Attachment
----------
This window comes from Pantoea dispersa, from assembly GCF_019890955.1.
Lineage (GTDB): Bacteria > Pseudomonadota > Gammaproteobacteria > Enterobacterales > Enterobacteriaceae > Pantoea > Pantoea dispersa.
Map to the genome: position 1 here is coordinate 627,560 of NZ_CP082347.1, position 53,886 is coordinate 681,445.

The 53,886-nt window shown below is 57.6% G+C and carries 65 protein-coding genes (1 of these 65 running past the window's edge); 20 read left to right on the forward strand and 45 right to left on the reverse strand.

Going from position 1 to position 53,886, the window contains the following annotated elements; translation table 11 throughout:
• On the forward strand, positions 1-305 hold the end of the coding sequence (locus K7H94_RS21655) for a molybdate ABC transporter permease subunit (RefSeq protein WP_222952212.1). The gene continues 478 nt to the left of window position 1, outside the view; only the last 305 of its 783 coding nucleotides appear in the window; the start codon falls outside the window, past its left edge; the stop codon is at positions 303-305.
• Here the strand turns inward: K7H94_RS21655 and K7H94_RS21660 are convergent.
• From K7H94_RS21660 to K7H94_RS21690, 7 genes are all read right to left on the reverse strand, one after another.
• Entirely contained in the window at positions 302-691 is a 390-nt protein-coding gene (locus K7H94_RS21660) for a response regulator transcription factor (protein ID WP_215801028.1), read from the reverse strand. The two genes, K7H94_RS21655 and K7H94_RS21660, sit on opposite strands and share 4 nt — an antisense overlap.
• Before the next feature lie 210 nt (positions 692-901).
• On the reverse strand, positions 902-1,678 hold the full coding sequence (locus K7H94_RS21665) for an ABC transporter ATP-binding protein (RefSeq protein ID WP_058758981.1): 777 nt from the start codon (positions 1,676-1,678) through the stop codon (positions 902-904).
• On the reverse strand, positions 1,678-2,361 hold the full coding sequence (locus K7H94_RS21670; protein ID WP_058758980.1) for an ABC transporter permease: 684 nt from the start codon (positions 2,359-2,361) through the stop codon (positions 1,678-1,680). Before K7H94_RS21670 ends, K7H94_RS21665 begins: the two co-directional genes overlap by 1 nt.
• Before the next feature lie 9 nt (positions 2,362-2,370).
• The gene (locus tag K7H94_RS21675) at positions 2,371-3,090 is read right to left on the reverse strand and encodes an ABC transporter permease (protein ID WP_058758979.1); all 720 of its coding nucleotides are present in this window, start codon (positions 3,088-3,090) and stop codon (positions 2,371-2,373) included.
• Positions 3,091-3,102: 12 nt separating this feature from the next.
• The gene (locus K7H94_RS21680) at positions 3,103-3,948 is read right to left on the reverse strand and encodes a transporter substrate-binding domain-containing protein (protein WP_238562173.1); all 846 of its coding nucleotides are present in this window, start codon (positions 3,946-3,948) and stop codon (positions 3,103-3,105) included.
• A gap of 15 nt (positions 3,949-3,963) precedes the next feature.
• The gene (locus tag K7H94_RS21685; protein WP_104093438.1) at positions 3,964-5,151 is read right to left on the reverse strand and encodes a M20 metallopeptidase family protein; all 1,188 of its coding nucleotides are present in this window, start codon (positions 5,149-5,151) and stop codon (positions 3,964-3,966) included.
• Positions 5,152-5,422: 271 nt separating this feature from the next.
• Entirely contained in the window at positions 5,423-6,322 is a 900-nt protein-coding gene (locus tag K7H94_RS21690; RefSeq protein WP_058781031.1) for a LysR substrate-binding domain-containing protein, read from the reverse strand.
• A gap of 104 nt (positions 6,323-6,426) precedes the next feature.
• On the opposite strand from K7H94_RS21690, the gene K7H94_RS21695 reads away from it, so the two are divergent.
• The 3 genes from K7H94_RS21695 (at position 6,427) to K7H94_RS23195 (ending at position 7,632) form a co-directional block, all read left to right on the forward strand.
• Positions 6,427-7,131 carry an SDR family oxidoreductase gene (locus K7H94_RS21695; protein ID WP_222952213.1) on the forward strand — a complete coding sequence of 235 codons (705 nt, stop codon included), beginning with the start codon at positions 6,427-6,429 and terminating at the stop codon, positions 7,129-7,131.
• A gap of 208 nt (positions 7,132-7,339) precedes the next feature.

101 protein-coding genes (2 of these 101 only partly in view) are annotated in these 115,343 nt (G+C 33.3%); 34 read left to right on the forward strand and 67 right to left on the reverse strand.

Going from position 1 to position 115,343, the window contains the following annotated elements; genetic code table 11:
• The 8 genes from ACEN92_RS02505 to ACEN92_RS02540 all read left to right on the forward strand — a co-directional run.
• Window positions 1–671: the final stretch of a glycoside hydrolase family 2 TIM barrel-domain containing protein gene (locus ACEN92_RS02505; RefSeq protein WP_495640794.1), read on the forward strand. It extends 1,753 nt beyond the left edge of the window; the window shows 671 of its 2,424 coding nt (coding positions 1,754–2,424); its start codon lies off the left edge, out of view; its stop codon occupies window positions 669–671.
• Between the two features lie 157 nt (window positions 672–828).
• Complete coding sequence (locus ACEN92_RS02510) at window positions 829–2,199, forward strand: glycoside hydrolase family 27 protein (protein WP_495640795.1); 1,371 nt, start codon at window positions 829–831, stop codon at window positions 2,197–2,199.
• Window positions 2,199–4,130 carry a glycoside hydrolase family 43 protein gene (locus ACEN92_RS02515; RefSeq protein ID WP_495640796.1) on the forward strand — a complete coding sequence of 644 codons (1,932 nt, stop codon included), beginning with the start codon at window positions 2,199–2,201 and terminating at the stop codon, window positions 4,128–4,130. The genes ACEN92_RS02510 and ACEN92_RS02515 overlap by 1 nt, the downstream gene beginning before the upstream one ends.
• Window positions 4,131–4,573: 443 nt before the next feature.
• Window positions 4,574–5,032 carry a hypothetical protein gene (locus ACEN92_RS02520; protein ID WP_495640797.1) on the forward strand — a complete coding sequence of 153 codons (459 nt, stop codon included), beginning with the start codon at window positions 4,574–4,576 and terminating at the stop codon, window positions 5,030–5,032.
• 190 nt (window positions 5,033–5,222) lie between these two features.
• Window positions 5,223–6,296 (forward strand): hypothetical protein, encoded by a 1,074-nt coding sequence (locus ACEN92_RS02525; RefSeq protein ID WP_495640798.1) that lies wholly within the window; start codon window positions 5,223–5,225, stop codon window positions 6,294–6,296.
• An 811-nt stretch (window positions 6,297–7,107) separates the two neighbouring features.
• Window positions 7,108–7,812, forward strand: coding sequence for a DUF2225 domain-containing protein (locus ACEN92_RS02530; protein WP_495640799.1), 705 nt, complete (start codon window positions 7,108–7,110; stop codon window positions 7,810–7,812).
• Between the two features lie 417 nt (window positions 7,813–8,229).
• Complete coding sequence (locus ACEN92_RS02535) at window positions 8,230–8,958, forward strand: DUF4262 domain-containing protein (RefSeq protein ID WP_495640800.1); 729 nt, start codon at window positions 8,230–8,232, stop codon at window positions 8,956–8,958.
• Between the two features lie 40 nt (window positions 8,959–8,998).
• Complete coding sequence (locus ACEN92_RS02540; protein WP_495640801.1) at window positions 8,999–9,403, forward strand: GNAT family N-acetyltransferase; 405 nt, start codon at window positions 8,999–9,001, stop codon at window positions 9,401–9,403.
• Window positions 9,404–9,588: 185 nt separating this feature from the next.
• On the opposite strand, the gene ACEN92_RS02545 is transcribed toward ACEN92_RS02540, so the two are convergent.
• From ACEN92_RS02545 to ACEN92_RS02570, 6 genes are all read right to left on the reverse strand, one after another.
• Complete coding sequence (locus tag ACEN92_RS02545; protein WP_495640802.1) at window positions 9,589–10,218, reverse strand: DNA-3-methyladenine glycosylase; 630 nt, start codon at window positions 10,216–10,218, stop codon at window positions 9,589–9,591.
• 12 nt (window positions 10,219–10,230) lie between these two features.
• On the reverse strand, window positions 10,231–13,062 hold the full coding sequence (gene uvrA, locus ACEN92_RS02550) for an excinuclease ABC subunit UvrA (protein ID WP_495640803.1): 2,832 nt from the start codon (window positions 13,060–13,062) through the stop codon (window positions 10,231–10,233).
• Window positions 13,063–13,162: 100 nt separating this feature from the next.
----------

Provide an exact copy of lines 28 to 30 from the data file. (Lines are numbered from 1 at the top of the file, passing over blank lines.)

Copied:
• The 8 genes from ACEN92_RS02505 to ACEN92_RS02540 all read left to right on the forward strand — a co-directional run.
• Window positions 1–671: the final stretch of a glycoside hydrolase family 2 TIM barrel-domain containing protein gene (locus ACEN92_RS02505; RefSeq protein WP_495640794.1), read on the forward strand. It extends 1,753 nt beyond the left edge of the window; the window shows 671 of its 2,424 coding nt (coding positions 1,754–2,424); its start codon lies off the left edge, out of view; its stop codon occupies window positions 669–671.
• Between the two features lie 157 nt (window positions 672–828).